The films differed in several important ways from standard T.V or movie material: they were brief, lacked plot and provided no cause or justification for the model’s behaviour. The novelty of the Bobo doll itself was a crucial factor. Exposure time was brief and the effects were demonstrated almost immediately. The dependent variable was operationalized as aggressive acts directed at an inanimate object specifically designed for such treatment. Many psychologists are very critical of laboratory studies of imitation - in particular because they are not ecologically valid. The situation involves the child and an adult model, which is a very limited social situation and there is no interaction between the child and the model at any point; certainly the child has no chance to influence the model in any way. Also the model and the child are strangers. Interpretation of the behaviour towards the Bobo doll as aggression. Perhaps the children interpreted their own behaviour as play.
Experiments are the only means by which cause and effect can be established. Thus it could be demonstrated that the model did have an effect on the childs subsequent behaviour because all variables other than the independent variable are controlled. 2. It allows for precise control of variables. Many variables were controlled, such as the gender of the model, the time the children observed the model, the behaviour of the model and so on. 3. Experiments can be replicated. Standardised procedures and instructions were used allowing for replicability.
There is the problem of whether or notthe children suffered any long-termconsequences as a result of thestudy. Although it is unlikely, we cannever be certain.
The findings from this and similar studies have been used in the argument that media violence might be contributing in some degree to violence in society. The obvious criticism of this argument is that there are many other factors influencing whether or not we are likely to imitate screen violence. One of the major factors is perhaps the level of aggression we already have, which might have been learned, in our family relationships or elsewhere. Social Learning Theory has also been used to explain the so-called cycle of violence, or more technically the inter-generational transmission of aggression. The basic idea is that if you have been the victim of (physical) abuse as a child, you are more likely to be an abusing parent than if you havent. It also increases the chances that you will be a wife - or a husband - batterer. It is also important to note that such early experiences make it more probable that people will become more aggressive but it is never certain, or inevitable. Physical punishments are often demonstrations of the very behaviour which parents are trying to eliminate in their child - ironically, the evidence suggests that the child is likely to become more, not less aggressive!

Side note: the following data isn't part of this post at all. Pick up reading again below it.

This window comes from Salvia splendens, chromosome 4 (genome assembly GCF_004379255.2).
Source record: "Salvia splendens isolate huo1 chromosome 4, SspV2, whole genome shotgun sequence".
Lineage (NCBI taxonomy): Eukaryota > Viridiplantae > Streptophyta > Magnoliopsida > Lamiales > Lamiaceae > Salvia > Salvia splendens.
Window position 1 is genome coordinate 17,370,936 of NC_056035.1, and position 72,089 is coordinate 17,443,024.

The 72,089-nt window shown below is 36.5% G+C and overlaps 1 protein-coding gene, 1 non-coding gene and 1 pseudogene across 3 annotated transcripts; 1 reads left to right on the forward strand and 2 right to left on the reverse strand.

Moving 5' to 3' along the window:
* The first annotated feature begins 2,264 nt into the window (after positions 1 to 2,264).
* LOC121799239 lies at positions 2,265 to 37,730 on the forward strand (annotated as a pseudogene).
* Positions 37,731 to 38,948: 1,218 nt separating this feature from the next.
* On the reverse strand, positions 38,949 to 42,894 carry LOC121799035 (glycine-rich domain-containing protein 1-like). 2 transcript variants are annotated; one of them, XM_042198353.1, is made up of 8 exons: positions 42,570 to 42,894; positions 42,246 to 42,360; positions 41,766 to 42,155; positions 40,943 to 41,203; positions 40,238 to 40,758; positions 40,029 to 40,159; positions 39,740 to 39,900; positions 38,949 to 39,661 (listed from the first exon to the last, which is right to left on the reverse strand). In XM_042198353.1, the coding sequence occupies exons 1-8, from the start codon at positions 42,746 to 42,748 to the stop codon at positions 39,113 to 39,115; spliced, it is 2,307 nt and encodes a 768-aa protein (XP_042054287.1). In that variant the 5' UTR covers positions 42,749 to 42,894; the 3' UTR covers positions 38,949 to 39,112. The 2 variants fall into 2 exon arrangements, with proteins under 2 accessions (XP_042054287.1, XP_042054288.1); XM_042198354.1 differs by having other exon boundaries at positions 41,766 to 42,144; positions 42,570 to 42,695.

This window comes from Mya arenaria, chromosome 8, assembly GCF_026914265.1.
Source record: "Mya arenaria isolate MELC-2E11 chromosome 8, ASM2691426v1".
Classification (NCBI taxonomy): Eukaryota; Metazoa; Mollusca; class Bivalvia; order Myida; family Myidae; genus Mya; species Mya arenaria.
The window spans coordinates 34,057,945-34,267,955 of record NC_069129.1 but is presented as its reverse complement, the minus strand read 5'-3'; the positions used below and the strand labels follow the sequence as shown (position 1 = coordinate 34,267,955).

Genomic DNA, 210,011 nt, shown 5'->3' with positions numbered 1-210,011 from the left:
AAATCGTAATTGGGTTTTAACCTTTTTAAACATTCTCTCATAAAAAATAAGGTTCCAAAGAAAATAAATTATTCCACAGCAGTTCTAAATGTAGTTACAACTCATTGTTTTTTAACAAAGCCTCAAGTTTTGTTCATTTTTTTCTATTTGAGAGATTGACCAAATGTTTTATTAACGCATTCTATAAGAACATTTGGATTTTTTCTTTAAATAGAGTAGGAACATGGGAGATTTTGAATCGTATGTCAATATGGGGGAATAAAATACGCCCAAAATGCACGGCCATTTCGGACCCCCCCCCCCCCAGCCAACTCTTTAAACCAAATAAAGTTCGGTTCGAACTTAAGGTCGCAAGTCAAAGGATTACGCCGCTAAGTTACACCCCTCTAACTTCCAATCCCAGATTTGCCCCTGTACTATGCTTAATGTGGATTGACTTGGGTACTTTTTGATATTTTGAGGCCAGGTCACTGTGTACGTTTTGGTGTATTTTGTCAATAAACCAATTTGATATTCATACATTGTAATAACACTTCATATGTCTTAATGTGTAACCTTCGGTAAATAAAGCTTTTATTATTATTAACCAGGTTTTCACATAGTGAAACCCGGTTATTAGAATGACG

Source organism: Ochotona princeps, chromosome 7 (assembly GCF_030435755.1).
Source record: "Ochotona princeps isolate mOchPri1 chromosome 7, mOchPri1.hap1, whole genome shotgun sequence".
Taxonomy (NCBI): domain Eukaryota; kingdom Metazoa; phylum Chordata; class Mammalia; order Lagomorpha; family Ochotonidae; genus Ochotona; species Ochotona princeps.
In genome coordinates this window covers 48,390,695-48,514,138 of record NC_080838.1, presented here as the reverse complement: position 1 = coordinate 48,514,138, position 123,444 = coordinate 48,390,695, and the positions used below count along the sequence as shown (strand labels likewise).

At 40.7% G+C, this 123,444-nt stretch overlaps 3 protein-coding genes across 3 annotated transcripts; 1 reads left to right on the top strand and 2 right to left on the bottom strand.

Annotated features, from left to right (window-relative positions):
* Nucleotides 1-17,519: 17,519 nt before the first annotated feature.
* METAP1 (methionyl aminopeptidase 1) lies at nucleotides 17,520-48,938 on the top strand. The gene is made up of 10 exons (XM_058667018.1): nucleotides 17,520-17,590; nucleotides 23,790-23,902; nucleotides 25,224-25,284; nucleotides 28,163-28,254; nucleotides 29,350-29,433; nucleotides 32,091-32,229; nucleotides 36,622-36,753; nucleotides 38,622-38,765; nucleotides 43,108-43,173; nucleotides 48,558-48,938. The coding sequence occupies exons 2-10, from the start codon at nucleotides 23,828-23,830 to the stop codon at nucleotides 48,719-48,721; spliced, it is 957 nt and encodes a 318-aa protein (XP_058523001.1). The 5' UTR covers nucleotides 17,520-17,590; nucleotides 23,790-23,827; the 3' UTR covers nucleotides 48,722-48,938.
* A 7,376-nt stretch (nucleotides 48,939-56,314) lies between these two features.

Bandura’s concept of self-efficacy has helpedto explain anxiety. Self efficacy refers to ourbelief that we have control over ourbehaviour and can achieve our goals: weexperience anxiety when we perceiveourselves as being ill-equipped to managepotentially painful events/ situations.Behavioural treatments, such as in vivoexposure (phobia) and modelling haveimportant effects on patients’ self-efficacybeliefs.
Bandura et al tested 96 three to five year olds under threeconditions, after first frustrating them by removing thepromise of attractive toys, the observing them during a20-minute play period. This time, however, the nonaggressive live model condition was replaced by a filmedaggressive model. The filmed model produced the mostimitative aggression, closely followed by the live aggressionmodel. As in the 1961 study, the imitative aggression was acarbon copy of the model’s aggressive acts. The basicfinding was that young children can acquire newaggressive responses not previously in their behaviourrepertoire, merely through exposure to a filmed ortelevised model.